Pygmy rattlers have been known to bite even after they’re dead.
Not haunting my dreams just yet, but this recent anxiety I have about rattlesnakes has brought them to mind several times this past week. In the right setting, I might even enjoy looking at snakes as long there is a glass wall between me and them. I’ve visited cobra farms in Thailand to watch the handlers do circus tricks for the tourists, but always from the back row. I have a healthy respect for creatures prone to lunge out with a venomous bite. Never been tempted to look for them in their natural habitat and certainly not pick them up. So why are they on my mind these past few days?
Since my first visit out to the house I will move to soon, I have been imagining pygmy rattlers everywhere. They are the reason I went out and bought a .22 rifle and hightop boots. Everyone I mention these little snakes to says, “Oh, yeah. They’re everywhere in Florida. Especially out where you're going.” Just the other day a friend told about a pygmy rattler biting her daughter when she put a hand down into the laundry basket in their utility room. Okay, I know the little devils are not slithering all over the place and curling up at the doorstep, but a seed has been planted and I've been reading snakebite articles on the Internet for two days. What is my concern exactly?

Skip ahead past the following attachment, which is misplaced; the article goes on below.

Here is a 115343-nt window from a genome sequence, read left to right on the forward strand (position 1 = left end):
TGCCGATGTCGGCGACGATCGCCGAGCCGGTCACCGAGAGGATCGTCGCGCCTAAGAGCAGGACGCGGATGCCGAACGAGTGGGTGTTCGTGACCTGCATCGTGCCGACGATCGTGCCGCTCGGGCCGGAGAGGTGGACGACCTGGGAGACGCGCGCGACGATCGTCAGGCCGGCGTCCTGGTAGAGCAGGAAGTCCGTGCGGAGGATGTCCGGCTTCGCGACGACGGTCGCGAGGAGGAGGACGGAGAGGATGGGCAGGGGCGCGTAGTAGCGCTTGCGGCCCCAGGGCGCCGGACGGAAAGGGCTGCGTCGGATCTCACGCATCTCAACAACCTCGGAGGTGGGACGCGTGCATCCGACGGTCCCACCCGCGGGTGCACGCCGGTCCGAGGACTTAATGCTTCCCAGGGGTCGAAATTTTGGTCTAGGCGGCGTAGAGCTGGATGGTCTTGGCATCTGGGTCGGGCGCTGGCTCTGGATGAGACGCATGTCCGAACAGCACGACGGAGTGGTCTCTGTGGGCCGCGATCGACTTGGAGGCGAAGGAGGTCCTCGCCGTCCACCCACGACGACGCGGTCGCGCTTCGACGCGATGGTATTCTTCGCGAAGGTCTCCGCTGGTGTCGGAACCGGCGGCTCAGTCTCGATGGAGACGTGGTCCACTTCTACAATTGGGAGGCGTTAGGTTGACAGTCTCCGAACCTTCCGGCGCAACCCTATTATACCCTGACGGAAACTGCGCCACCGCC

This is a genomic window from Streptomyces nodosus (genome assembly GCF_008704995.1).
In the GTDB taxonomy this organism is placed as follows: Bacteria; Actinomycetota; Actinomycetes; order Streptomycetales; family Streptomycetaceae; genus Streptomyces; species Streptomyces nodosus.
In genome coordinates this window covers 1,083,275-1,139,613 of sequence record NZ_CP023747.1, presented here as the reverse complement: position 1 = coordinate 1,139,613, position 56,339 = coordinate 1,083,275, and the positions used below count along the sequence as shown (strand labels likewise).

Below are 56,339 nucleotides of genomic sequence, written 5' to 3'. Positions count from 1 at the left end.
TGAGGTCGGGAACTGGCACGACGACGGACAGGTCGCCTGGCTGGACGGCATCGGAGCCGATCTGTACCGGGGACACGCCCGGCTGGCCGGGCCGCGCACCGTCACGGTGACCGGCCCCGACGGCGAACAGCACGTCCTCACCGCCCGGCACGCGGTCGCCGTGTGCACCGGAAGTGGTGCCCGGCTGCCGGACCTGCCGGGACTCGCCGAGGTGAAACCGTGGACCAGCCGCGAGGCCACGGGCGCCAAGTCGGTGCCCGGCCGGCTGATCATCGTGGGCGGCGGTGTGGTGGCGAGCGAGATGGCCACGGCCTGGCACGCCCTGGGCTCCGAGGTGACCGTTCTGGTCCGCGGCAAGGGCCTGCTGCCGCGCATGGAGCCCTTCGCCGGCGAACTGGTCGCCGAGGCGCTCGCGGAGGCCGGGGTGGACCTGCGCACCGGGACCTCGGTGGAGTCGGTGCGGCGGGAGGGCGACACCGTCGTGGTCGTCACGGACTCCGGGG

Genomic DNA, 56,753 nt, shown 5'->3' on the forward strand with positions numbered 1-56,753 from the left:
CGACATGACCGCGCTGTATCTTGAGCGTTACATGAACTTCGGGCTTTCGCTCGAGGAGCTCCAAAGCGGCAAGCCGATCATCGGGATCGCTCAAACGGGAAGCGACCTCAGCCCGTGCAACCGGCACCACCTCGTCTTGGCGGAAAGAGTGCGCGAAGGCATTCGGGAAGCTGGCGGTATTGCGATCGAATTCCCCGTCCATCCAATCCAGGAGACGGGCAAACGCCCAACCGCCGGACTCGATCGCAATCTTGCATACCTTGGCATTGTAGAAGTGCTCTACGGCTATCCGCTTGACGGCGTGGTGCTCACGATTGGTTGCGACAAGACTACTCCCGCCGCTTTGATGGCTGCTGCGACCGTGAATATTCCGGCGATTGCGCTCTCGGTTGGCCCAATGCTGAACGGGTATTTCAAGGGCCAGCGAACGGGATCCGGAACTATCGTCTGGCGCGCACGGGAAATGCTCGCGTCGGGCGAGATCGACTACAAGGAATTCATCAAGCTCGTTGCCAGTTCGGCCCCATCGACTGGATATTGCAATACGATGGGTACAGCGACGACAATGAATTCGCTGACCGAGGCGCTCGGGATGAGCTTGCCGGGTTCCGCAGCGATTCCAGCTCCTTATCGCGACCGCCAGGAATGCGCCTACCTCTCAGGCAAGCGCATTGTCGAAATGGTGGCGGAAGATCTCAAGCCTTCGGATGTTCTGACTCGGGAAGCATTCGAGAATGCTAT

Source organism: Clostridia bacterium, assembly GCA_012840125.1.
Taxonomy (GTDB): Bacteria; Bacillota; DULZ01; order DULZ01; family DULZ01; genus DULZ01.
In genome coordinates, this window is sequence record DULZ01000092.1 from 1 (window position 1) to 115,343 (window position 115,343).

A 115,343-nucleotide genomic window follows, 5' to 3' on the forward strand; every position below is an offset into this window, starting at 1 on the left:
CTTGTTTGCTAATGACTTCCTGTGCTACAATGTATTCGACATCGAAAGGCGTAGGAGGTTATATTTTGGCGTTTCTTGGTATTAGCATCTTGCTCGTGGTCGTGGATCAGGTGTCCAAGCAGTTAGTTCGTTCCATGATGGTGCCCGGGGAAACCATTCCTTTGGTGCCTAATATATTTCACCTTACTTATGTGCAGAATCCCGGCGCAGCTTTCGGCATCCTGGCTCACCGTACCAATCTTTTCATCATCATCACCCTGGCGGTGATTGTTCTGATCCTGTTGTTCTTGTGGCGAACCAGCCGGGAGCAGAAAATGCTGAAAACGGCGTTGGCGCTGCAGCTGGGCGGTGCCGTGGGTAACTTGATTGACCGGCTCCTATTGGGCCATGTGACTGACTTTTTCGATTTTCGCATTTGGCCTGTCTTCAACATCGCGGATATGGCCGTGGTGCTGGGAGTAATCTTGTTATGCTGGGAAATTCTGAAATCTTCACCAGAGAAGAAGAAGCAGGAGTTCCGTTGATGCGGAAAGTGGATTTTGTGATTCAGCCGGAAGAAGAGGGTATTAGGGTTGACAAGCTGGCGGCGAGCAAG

Sistrurus miliarius, or the pygmy rattler is a venomous pit viper found in the southeastern United States. The Dusky pygmy rattler is one of three species found in the Carolinas, Florida and Mississippi. It is responsible for more snake bites in Florida than any other venomous snake. They inhabit palmetto-pine flatwoods, scrub oak sandhills, mixed forests, roadside ditches and the area near lakes and marshes—good description of my home-to-be. They spend most of their time well-hidden among leaf litter and can be very hard to spot, but are also seen in the summer sunning themselves or crossing the road late in the day. Their prey includes small mammals, birds, lizards, frogs and insects which they ambush from a hiding place among leaves and twigs on the ground.
Most pygmy rattlers are between sixteen and twenty-four inches in length. The young snakes have bright yellow tails. The rattles are tiny and almost invisible even on the adults, and very difficult to hear even when at your feet. If you do hear the rattle, say the experts, it will sound a lot like a buzzing bee. The Dusky pygmy rattler is most common in the Oak Hill area and gray with black blotches down its length, including the underside. A series of vaguely circular black markings distinguish the snake’s back, with an orangish or brick red dotted line running down the center between the black blotches. These snakes do not dig their own burrows, preferring to use those dug my small rodents, or sometimes Gopher tortoises. Often turning up in the backyards of neighborhoods, like other snakes their range of movement increases as the temperature rises.
Despite their small size, most will act like they are twelve feet long and ready to take on anything. Some individuals are very aggressive and will strike furiously, while others seem lethargic and don’t even rattle. But they are surprisingly agile and can strike almost the full length of their own bodies. A pygmy rattler’s fangs are full of poisonous venom, and while its bite is painful and dangerous it is not usually lethal. Too small to kill a human in most cases, its bite will definitely give the victim a very unpleasant several days. Children bitten by a pygmy rattler often require a prolonged hospital stay.